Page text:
Fourteenth Amendment, Section 1:
All persons born or naturalized in the United States, and subject to the jurisdiction thereof, are citizens of the United States and of the State wherein they reside. No State shall make or enforce any law which shall abridge the privileges or immunities of citizens of the United States; nor shall any State deprive any person of life, liberty, or property, without due process of law; nor deny to any person within its jurisdiction the equal protection of the laws.
Buchanan v. Warley1 invalidated an ordinance that prohibited
colored people from occupying houses in blocks where the greater number of houses were occupied by any
white person and that prohibited
white people from living on blocks where the greater number of houses were occupied by
colored people. Although racially restrictive covenants do not themselves violate the Equal Protection Clause, the judicial enforcement of them, either by injunctive relief or through entertaining damage actions, does.2 Referendum passage of a constitutional amendment repealing a
fair housing law and prohibiting further state or local action in that direction was held unconstitutional in Reitman v. Mulkey,3 though on somewhat ambiguous grounds, whereas a state constitutional requirement that decisions of local authorities to build low-rent housing projects in an area must first be submitted to referendum, although other similar decisions were not so limited, was found not to violate the Equal Protection Clause.4 Private racial discrimination in the sale or rental of housing is subject to two federal laws prohibiting most such discrimination.5 Provision of publicly assisted housing, of course, must be on a nondiscriminatory basis.6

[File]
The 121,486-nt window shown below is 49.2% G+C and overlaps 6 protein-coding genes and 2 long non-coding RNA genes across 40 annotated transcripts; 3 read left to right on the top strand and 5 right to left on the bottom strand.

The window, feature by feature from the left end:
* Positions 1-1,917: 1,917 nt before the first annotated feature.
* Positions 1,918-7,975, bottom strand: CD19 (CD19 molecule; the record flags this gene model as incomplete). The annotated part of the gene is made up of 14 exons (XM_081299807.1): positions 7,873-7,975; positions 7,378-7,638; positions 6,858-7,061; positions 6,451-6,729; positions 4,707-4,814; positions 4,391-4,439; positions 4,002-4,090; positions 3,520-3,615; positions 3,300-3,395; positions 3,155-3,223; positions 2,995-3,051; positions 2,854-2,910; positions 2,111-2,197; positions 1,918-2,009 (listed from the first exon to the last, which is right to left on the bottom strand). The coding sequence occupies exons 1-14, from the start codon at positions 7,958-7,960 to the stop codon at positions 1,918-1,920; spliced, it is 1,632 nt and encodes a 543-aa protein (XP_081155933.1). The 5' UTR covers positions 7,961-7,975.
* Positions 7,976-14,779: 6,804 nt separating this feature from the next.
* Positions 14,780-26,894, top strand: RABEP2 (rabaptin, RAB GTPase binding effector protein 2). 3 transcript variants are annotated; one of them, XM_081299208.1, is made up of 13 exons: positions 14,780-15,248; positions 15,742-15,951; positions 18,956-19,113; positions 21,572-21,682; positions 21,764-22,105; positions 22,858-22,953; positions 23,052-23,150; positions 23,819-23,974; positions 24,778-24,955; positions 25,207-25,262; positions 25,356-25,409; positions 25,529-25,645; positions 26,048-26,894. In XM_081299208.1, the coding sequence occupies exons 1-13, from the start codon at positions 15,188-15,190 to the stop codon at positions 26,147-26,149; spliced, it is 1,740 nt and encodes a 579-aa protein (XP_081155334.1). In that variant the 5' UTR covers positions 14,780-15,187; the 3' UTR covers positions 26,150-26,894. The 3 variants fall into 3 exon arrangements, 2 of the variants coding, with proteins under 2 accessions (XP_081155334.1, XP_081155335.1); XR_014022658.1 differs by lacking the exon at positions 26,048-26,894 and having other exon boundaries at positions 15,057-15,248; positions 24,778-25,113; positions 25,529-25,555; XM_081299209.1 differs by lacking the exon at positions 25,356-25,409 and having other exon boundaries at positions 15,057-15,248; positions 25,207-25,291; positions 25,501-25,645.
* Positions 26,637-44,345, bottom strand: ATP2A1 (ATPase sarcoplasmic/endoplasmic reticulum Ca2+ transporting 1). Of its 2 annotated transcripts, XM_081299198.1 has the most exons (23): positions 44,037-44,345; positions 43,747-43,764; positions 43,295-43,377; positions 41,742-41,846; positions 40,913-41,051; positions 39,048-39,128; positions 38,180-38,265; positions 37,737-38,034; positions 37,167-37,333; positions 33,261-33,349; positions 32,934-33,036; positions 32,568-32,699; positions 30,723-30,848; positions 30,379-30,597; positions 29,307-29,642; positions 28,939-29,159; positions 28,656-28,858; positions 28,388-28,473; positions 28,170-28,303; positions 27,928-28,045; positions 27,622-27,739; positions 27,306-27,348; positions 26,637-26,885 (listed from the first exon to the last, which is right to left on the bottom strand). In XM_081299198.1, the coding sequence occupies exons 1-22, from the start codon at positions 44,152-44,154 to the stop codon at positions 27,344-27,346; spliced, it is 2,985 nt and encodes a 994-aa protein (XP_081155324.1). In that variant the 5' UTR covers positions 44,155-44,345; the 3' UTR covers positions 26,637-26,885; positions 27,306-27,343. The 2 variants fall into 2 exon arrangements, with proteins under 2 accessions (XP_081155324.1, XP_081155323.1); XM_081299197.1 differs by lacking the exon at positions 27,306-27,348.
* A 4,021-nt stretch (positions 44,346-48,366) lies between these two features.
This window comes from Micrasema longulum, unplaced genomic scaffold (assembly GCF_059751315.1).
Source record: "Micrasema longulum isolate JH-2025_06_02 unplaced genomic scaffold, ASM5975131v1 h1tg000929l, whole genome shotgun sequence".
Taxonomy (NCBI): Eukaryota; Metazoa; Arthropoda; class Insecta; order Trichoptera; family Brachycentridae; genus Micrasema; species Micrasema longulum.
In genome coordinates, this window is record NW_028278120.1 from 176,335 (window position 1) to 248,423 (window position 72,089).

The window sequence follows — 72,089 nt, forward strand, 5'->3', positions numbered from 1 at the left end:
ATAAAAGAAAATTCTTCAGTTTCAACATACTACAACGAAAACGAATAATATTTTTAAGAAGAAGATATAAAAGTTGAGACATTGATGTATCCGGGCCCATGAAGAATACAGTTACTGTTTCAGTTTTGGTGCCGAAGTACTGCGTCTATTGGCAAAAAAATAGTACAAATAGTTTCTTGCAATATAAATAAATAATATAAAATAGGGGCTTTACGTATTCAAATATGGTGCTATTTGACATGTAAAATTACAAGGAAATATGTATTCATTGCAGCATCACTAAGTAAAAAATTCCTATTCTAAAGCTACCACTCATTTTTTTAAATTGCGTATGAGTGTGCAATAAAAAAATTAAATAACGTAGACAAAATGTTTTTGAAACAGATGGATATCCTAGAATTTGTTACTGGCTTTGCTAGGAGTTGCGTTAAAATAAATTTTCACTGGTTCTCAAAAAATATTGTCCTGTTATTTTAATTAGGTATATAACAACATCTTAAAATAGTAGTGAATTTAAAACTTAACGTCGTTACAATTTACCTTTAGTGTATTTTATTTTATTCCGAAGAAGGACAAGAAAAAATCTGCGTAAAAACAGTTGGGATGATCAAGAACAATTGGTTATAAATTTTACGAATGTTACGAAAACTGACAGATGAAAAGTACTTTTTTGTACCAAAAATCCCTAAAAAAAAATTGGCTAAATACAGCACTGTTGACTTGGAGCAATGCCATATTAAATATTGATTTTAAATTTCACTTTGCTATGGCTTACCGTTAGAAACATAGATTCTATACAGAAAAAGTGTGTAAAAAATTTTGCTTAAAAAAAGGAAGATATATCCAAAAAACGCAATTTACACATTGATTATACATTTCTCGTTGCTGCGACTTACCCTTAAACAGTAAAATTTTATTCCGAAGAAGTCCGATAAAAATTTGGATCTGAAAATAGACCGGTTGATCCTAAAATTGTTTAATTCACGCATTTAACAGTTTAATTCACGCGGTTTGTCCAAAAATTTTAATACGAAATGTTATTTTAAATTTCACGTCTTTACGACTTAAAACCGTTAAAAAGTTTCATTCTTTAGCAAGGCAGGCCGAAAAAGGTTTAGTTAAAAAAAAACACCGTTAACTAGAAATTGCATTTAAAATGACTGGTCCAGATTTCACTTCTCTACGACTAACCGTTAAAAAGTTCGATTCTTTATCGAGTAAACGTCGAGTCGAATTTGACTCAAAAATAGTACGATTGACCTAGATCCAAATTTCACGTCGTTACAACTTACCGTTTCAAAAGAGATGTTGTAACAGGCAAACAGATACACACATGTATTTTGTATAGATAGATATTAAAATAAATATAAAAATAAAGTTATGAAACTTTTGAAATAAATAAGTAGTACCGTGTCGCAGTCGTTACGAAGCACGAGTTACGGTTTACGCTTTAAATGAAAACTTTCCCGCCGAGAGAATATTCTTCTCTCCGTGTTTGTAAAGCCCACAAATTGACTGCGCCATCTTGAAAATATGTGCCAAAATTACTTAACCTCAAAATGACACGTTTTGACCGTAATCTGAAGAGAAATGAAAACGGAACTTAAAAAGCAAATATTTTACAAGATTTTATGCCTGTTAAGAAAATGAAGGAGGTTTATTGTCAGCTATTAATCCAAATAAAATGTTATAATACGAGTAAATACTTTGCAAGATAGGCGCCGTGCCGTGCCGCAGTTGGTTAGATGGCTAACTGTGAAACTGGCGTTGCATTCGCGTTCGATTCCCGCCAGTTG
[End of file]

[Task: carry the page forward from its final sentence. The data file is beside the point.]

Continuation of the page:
separate but equal doctrine won Supreme Court endorsement in the transportation context,7 and its passing in the education field did not long predate its demise in transportation as well.8 During the interval, the Court held invalid a state statute that permitted carriers to provide sleeping and dining cars for white persons only,9 held that a carrier’s provision of unequal, or nonexistent, first class accommodations to African Americans violated the Interstate Commerce Act,10 and voided both state-required and privately imposed segregation of the races on interstate carriers as burdens on commerce.11 Boynton v. Virginia12 voided a trespass conviction of an interstate African American bus passenger who had refused to leave a restaurant that the Court viewed as an integral part of the facilities devoted to interstate commerce and therefore subject to the Interstate Commerce Act.
In the aftermath of Brown v. Board of Education, the Court, in a lengthy series of per curiam opinions, established the invalidity of segregation in publicly provided or supported facilities and of required segregation in any facility or function.13 A municipality could not operate a racially segregated park pursuant to a will that left the property for that purpose and that specified that only white people could use the park,14 but it was permissible for the state courts to hold that the trust had failed and to imply a reverter to the decedent’s heirs.15 A municipality under court order to desegregate its publicly owned swimming pools was held to be entitled to close the pools instead, so long as it entirely ceased operation of them.16